The Secrets Of Southern Girls: A Novel by Haley Harrigan


She only has lovers in wintertime.

In summer, the days stretch long like lazy animals, and the sun’s rays reach like warm fingers down between the buildings and slide gently across her face and arms. It’s harder, then, to think of dark things.


Just what are the dark things in Julie Portland’s past? The haunting knowledge she carries and the fear that she has her best friend’s blood on her hands, and her guilty conscience. Now a single mother, she struggles to raise her little girl and keep her life afloat. The problem is, you can’t bury the past- somehow truth has a way of surfacing. Though living in in Manhattan, far from Mississippi, there is something corroded about her present circumstances. She has never recovered from the loss of Reba a decade ago.

Reba’s first, secret love August is a reminder of everything that went wrong. Though he never really knew Julie, he has come to beg her to help him find Reba’s missing diary but this means returning to the chilling past, her hometown. What if, in finding the diary, things left unknown are better buried? Could there be redemption or just more blame?

Through the diary entries, the sweet Reba isn’t the southern innocent her loved ones believed her to be. What does Julie’s screwed up brother know about that night, what did he really witness? How much have each of them carried with them through the years, poisoning their  relationships, tainting their futures?  August has carried Reba in his heart for so long, that no one can compare to that first blush of youth. But did Reba truly love as deeply as he?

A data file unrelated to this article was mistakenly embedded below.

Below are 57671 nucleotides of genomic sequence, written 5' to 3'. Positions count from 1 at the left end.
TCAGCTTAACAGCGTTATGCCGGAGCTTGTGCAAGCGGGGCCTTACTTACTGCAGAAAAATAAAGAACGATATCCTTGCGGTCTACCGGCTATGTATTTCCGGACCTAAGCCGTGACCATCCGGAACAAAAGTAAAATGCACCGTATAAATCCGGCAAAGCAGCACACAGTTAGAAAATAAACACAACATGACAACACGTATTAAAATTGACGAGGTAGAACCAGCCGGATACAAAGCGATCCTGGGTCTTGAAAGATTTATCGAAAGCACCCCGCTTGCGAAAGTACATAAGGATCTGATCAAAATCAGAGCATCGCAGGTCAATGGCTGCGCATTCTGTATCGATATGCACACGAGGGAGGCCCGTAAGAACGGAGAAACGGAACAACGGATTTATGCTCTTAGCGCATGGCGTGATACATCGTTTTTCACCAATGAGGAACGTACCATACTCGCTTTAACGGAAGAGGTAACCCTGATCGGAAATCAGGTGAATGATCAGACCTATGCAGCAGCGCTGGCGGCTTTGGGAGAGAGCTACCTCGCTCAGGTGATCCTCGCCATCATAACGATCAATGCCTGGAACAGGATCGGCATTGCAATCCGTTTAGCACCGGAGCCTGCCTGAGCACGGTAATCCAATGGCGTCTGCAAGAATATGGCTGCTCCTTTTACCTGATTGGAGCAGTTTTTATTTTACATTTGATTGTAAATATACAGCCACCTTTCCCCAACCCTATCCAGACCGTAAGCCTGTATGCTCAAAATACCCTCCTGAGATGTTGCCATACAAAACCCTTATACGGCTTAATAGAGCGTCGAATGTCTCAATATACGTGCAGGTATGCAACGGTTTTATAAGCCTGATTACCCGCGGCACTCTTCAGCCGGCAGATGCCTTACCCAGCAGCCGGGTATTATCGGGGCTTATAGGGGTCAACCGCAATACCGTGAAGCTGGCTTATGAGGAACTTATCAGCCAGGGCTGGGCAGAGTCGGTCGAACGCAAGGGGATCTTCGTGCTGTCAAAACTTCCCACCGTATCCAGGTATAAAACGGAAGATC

There is racism on the periphery, but in a place where there is a great race divide, there isn’t a citizen alive that isn’t aware of it. If it is in a novel, it needs to be an ominous presence, as racism is.  I had a hard time with a few things. The journal entries could have been darker, and at times I couldn’t see Reba as a real girl. I’ve read a plethora of novels with ‘diaries’, also many diaries that are non-fiction, and Reba’s thoughts didn’t have the feel of diary entries to me. I expected in a racist town for Reba to have a much bigger struggle over her feelings towards August. The sneaking around made sense but it wasn’t complicated enough. That Reba wasn’t exactly the sort of person her best friend figured her to be wasn’t a shock, but the problem I had was that I don’t think the reader feels Reba ever became a person we cared for. Diaries are intimate, they can endear, repulse, horrify, expose… it didn’t happen for me, this is the place the character breathes life, particularly in a story of a dead girl, but she never came alive.

Maybe I have read far too many journals, and as an avid diarist myself my expectations were too high and unforgiving. I expected childish, outlandish nonsense, because even the most gifted teenagers exaggerate the importance of every incident of their lives. “NO one has ever loved as great as me” you know, feelings running away with you, passions setting them afire. I don’t like to skip when reading, it’s a form of sacrilege but I was tempted when Reba’s diary entries appeared. The other thing, I was hoping with the title being about southern girls there’d be a more southern flavor, and I don’t mean racism for you cynical people! Julie is the wild one, having lost her parents she lives with an Aunt she never knew and didn’t seem to really have any parental boundaries set. I was waiting for some crazy southern nights, seeing as she’s the wild child. There’s a heap of trouble southern girls get up to, the ‘wild ones’ you know, I am surprised the author didn’t run with that. It was a good enough read and this is an advanced reader’s edition. I wonder if maybe young adults would enjoy it more than my old dusty self.

Publication Date: June 1, 2017

Sourcebooks Landmark




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